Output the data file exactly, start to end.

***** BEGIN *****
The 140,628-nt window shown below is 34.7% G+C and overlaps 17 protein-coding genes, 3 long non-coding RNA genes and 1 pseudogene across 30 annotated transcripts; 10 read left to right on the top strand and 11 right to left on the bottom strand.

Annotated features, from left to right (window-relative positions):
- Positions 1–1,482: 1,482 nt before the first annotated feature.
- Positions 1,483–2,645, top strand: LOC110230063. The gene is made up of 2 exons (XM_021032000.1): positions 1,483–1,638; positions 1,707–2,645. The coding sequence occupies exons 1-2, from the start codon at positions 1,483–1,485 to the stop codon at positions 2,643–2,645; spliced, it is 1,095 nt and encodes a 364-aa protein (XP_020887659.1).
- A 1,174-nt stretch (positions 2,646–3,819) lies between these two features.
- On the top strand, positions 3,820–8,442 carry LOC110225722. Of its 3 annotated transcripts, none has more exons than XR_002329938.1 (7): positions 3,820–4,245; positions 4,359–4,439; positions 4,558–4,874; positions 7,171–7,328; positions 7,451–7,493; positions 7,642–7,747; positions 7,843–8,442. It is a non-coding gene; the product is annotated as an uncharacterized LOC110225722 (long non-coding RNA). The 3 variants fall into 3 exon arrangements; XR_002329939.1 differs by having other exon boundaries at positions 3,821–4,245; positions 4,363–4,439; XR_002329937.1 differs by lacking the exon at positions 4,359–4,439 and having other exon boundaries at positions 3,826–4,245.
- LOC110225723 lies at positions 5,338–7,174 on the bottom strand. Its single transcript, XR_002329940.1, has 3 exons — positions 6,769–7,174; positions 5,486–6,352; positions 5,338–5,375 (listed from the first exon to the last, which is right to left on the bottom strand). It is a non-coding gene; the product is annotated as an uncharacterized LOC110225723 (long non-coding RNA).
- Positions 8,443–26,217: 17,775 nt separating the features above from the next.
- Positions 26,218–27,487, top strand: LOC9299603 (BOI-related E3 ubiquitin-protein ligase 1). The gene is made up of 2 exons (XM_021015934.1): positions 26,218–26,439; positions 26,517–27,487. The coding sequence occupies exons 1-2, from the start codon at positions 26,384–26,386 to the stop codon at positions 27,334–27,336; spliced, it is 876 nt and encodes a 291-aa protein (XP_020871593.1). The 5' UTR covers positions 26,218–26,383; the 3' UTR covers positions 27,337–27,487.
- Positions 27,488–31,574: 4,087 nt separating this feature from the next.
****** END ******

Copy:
The 140,628-nt window shown below is 34.7% G+C and overlaps 17 protein-coding genes, 3 long non-coding RNA genes and 1 pseudogene across 30 annotated transcripts; 10 read left to right on the top strand and 11 right to left on the bottom strand.

Annotated features, from left to right (window-relative positions):
- Positions 1–1,482: 1,482 nt before the first annotated feature.
- Positions 1,483–2,645, top strand: LOC110230063. The gene is made up of 2 exons (XM_021032000.1): positions 1,483–1,638; positions 1,707–2,645. The coding sequence occupies exons 1-2, from the start codon at positions 1,483–1,485 to the stop codon at positions 2,643–2,645; spliced, it is 1,095 nt and encodes a 364-aa protein (XP_020887659.1).
- A 1,174-nt stretch (positions 2,646–3,819) lies between these two features.
- On the top strand, positions 3,820–8,442 carry LOC110225722. Of its 3 annotated transcripts, none has more exons than XR_002329938.1 (7): positions 3,820–4,245; positions 4,359–4,439; positions 4,558–4,874; positions 7,171–7,328; positions 7,451–7,493; positions 7,642–7,747; positions 7,843–8,442. It is a non-coding gene; the product is annotated as an uncharacterized LOC110225722 (long non-coding RNA). The 3 variants fall into 3 exon arrangements; XR_002329939.1 differs by having other exon boundaries at positions 3,821–4,245; positions 4,363–4,439; XR_002329937.1 differs by lacking the exon at positions 4,359–4,439 and having other exon boundaries at positions 3,826–4,245.
- LOC110225723 lies at positions 5,338–7,174 on the bottom strand. Its single transcript, XR_002329940.1, has 3 exons — positions 6,769–7,174; positions 5,486–6,352; positions 5,338–5,375 (listed from the first exon to the last, which is right to left on the bottom strand). It is a non-coding gene; the product is annotated as an uncharacterized LOC110225723 (long non-coding RNA).
- Positions 8,443–26,217: 17,775 nt separating the features above from the next.
- Positions 26,218–27,487, top strand: LOC9299603 (BOI-related E3 ubiquitin-protein ligase 1). The gene is made up of 2 exons (XM_021015934.1): positions 26,218–26,439; positions 26,517–27,487. The coding sequence occupies exons 1-2, from the start codon at positions 26,384–26,386 to the stop codon at positions 27,334–27,336; spliced, it is 876 nt and encodes a 291-aa protein (XP_020871593.1). The 5' UTR covers positions 26,218–26,383; the 3' UTR covers positions 27,337–27,487.
- Positions 27,488–31,574: 4,087 nt separating this feature from the next.